September 16, 1842
An item from the Philadelphia Ledger, titled, Can’t it be Corrected?
“It is a very great injury to the black population of the city, that so many of them are to be found congregated at one particular spot ……In the event of any disturbance between them and the whites, this is the place always resorted to by the riotous spirits, for here the
habitations of the blacks are clustered all together, and they are always to be found, for they occupy the space almost to the exclusion of all others. Were they scattered over the whole city and districts, instead of living in a community as it were by themselves, they would not run half risk of abuse and injury as they sometimes receive. They could not be so easily found as they are at present, and their near neighborhood to the whites would be a protection to them from the wretched rabble who assault them. Riots of an alarming character are becoming so frequent in the quarters alluded to, and property so insecure, that it is necessary to take every means which tend to guard against them. The authorities of the districts in which these neighborhoods are located, ought to endeavor to restrain their growth, which is annually increasing, or the evil will become still greater. ……….”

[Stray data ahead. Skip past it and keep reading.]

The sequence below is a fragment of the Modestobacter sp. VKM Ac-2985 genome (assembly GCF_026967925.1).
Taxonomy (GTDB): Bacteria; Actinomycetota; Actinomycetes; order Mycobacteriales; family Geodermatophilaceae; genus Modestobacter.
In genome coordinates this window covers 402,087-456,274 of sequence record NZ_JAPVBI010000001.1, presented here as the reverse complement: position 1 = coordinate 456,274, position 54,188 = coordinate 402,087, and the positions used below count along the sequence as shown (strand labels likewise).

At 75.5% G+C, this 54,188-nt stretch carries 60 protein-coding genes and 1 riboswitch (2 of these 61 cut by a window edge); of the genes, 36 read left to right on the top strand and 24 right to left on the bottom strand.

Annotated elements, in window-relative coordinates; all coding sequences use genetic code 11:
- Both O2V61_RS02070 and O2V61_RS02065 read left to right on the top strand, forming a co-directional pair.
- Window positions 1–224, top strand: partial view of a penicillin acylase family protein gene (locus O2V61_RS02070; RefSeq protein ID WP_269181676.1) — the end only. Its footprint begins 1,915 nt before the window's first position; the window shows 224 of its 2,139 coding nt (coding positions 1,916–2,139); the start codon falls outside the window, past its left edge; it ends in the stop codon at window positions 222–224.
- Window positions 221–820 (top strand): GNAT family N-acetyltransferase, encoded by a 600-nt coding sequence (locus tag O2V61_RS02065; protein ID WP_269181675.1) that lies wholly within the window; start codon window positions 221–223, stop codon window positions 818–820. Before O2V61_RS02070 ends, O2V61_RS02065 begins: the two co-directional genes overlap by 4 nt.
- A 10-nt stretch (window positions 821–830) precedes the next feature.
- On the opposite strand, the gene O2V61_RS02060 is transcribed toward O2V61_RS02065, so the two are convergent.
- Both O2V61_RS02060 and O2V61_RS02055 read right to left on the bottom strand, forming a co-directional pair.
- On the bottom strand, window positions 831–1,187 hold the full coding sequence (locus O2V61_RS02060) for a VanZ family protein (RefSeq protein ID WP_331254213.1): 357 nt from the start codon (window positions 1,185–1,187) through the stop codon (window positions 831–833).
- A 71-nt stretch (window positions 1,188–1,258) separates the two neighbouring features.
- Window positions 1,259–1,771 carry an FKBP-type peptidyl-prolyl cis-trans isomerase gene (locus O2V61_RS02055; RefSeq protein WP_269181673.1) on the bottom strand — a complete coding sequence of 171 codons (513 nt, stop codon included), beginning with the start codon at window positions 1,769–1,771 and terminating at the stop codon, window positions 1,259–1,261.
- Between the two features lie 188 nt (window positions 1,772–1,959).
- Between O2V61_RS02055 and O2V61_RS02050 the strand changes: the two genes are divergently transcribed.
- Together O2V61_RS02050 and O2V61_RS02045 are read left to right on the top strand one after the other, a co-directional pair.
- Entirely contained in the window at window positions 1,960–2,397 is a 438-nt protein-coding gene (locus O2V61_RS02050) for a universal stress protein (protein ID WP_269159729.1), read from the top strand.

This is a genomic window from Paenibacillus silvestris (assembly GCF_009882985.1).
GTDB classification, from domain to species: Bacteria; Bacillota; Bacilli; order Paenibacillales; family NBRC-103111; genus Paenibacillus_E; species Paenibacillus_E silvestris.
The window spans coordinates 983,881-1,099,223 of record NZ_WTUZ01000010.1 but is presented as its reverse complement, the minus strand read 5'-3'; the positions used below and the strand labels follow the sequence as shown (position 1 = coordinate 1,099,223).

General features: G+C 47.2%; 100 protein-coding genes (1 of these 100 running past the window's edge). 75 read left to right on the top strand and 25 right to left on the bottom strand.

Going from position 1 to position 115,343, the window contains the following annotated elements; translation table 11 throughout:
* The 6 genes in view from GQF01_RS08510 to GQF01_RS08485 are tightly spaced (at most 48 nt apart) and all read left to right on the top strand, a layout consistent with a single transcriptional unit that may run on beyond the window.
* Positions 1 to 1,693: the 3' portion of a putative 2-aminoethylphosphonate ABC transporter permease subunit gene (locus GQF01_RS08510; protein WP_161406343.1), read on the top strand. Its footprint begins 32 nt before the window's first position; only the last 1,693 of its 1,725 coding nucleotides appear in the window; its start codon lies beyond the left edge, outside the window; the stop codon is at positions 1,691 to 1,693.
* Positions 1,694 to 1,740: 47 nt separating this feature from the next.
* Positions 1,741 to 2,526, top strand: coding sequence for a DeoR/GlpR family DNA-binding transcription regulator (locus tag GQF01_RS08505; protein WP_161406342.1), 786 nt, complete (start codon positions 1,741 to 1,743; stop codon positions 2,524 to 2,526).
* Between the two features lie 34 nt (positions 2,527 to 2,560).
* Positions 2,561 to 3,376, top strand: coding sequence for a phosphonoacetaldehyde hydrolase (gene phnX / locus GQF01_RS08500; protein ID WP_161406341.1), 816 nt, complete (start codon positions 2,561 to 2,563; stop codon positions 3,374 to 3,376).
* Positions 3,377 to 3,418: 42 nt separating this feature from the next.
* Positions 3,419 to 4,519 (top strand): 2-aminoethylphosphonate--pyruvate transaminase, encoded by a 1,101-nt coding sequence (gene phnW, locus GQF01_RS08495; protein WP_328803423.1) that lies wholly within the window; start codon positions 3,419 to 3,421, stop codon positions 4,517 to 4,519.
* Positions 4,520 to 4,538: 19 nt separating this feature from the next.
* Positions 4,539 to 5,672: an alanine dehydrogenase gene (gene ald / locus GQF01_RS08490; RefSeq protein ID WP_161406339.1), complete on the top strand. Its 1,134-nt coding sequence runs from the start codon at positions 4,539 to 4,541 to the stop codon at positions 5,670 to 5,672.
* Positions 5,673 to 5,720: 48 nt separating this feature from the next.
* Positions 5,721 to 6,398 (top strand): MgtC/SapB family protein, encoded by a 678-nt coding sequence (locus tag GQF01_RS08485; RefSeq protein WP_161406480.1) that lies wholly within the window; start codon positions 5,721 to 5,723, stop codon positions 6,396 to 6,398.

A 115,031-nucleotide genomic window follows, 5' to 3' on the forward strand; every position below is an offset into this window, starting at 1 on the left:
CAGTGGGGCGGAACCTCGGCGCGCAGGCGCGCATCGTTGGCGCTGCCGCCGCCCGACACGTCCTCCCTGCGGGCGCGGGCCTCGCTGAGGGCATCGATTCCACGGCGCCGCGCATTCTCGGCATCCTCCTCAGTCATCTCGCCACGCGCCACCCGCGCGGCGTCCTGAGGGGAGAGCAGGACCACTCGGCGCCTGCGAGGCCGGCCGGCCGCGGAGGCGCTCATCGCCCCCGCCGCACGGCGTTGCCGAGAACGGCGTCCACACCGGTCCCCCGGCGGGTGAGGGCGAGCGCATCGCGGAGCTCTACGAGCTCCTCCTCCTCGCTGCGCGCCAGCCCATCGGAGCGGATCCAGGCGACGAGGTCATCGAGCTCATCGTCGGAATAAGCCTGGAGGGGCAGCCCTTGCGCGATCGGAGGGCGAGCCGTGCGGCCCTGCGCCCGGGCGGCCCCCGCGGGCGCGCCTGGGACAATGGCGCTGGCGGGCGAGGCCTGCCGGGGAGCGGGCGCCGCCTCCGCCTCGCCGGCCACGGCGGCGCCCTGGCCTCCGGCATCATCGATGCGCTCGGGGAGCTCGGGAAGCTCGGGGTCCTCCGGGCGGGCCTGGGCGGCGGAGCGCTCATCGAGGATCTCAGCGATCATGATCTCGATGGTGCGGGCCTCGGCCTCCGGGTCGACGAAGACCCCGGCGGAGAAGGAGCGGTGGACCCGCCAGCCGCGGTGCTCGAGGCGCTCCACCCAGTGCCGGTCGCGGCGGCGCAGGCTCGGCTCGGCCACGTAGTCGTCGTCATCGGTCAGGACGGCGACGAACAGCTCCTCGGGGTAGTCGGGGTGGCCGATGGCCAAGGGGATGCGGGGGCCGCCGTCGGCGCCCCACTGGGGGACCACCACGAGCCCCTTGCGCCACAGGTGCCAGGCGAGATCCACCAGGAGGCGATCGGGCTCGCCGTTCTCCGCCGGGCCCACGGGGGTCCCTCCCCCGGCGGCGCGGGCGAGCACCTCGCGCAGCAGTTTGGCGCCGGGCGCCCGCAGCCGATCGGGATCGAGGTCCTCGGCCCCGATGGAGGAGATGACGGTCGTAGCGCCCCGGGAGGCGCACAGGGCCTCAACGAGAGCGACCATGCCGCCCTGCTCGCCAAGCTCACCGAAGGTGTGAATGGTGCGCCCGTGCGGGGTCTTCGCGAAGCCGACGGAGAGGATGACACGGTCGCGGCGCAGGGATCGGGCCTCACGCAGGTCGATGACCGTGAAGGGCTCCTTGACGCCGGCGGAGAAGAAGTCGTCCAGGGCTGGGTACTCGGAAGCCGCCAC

The Liberator comment on the article says the situation can be corrected …. “By allowing the colored people to choose their own localities, and to hire such tenements as they please, in any part of the city. This, prejudice will not allow, but compels them to congregate together, where they are at all times accessible to the mob, and where, by their isolated position, they are likely to be regarded as only fit to be mobbed.”